Iv'e been developing a DWH for about three years and starting using this technique about a year ago. I started off by trying a checksum but that was way off in terms of uniqueness, with sql 2005 hashbytes improved this but you cant do it over multiple columns. The MD5 hash is much quicker than the other algorithms but is less unique, I also tried SHA1 but its very slow in comparison.
I need to use multiple columns in the hashindex and so use a checksum over hashbytes such as:
checksum(hashbytes('MD5', column1), hashbytes('MD5',column2)) - this works pretty well but is still not 100% unique across all records (in fact even a hashbytes on a single column is not 100% unique across all values).
I suggest you wrap the hashbytes into a UDF so that a change is easy to make for all ETL loads so instead of doing hashbytes('MD5', column1) do dbo.fnHash(column1).
A trick to improve uniqueness when using checksum is to convert dates to strings so use checksum(convert(varchar(10), dateColumn, 102). Beware of floats they cause problems in checksums as even if they are the same value they may give different results - convert them to decimal(38, 8). As a final point put strings as the first column in checksum so checksum(hashbytes(stringColumn), intColumn) is more unique than checksum(intColumn, hashbytes(stringColumn)).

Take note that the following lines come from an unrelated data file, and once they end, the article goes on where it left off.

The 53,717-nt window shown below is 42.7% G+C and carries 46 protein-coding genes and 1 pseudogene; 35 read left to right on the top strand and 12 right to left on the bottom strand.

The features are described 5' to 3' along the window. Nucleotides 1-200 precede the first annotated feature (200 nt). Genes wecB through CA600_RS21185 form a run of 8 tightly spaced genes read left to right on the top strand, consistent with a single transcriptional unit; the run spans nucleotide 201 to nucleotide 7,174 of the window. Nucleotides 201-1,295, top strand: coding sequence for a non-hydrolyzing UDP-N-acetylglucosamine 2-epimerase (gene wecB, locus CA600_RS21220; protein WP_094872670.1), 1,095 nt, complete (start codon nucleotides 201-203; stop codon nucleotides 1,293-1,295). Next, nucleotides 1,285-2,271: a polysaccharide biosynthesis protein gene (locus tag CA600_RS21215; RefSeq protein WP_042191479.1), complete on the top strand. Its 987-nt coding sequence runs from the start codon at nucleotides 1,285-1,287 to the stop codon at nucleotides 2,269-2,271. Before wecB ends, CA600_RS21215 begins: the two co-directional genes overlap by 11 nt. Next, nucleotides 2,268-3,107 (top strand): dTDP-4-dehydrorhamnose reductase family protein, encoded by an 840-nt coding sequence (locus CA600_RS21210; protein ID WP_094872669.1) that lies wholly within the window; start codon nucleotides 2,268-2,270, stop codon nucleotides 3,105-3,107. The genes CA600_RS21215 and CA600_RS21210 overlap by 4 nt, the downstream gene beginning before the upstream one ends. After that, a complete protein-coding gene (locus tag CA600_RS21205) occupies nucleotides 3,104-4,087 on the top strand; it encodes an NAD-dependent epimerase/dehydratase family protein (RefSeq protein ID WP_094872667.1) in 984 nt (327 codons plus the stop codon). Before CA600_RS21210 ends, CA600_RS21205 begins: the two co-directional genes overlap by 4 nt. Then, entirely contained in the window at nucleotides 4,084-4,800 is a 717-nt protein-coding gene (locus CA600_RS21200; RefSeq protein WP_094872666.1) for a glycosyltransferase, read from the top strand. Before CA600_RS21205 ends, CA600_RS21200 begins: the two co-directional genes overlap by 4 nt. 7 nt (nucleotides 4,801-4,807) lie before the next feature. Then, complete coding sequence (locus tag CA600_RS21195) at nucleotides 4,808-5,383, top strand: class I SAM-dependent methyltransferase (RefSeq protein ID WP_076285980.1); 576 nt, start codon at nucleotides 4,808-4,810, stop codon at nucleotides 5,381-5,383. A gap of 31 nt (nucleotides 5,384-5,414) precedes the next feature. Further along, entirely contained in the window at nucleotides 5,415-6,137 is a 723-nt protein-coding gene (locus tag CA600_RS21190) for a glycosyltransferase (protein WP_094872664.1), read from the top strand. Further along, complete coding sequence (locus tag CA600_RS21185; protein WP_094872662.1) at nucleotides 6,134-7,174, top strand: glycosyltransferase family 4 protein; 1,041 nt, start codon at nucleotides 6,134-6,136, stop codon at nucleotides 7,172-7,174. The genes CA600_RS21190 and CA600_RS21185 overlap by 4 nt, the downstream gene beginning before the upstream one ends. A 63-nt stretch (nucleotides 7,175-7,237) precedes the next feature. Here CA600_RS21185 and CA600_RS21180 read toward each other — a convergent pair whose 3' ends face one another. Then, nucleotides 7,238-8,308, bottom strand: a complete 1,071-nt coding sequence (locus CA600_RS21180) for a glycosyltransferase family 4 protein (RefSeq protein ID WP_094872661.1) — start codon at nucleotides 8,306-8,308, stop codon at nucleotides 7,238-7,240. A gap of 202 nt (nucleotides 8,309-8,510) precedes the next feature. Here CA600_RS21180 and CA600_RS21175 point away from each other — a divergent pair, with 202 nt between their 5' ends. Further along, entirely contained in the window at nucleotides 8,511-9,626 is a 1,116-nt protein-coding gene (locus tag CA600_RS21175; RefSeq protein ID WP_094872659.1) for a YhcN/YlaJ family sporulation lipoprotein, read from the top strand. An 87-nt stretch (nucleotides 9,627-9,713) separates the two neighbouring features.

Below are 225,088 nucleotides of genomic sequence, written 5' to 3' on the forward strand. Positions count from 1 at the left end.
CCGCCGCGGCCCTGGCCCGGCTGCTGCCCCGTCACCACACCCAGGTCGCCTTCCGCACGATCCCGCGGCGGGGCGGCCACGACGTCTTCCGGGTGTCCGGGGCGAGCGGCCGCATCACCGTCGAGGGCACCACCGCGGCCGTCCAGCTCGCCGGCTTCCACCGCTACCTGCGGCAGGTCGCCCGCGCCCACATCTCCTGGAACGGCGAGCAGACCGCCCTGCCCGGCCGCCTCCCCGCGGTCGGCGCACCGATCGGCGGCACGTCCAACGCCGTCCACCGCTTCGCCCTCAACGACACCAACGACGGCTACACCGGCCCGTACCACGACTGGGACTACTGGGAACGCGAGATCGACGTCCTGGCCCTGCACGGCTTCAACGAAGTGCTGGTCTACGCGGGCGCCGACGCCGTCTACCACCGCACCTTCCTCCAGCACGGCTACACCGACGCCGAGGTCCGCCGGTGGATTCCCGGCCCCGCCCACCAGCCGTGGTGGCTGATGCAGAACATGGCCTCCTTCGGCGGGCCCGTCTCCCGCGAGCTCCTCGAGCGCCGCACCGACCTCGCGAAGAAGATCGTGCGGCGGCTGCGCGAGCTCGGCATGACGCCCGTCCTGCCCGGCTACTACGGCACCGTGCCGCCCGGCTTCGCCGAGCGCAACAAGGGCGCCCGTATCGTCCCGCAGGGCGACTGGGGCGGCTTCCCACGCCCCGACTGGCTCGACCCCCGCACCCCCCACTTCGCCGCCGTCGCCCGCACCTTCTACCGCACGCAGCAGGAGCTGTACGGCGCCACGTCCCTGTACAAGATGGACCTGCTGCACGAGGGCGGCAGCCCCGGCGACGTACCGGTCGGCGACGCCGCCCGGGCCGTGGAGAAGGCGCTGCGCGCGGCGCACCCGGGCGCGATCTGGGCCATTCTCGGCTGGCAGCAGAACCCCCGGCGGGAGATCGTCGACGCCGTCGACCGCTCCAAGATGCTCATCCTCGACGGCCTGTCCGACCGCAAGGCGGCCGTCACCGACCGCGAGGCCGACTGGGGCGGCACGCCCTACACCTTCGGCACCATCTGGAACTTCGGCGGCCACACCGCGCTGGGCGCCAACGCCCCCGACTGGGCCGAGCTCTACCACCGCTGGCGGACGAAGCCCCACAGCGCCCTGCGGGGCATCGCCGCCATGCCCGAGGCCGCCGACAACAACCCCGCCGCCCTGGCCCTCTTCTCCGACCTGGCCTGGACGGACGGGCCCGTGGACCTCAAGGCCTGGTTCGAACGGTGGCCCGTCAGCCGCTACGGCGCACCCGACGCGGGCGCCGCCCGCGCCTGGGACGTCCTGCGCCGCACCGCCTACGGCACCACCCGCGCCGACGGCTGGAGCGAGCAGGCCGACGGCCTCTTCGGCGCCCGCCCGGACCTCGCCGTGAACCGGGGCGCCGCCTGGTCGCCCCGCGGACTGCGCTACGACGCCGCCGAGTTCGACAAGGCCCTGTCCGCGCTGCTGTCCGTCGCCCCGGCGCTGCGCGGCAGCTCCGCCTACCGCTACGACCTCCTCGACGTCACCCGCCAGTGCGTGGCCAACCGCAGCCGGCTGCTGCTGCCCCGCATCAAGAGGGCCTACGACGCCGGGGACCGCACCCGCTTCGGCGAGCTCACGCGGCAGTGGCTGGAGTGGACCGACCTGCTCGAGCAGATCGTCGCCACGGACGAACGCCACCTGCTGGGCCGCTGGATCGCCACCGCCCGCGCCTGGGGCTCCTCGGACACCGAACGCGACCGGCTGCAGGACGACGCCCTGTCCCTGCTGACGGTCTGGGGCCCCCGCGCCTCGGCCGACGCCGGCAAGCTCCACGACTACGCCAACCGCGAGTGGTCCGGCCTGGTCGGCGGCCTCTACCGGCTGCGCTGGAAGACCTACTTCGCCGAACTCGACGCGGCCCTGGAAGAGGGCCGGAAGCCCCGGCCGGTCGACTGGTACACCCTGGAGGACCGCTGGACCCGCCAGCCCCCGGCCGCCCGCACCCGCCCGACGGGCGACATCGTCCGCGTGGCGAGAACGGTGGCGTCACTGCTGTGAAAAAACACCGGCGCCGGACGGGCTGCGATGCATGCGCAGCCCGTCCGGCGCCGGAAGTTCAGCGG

When you do your update query into the DWH you must also include all hashed columns in your join such as: "join Stage.Hash = DWH.Hash and Stage.Column1 = DWH.Column1" - this will always be 100% unique. This has implications for your index on your hash column it must have the hash as a leading column and then include all other columns that are part of the hash such as: create index index_name on table_name (HashIndex, Column1).
This will save you a lot of pain....................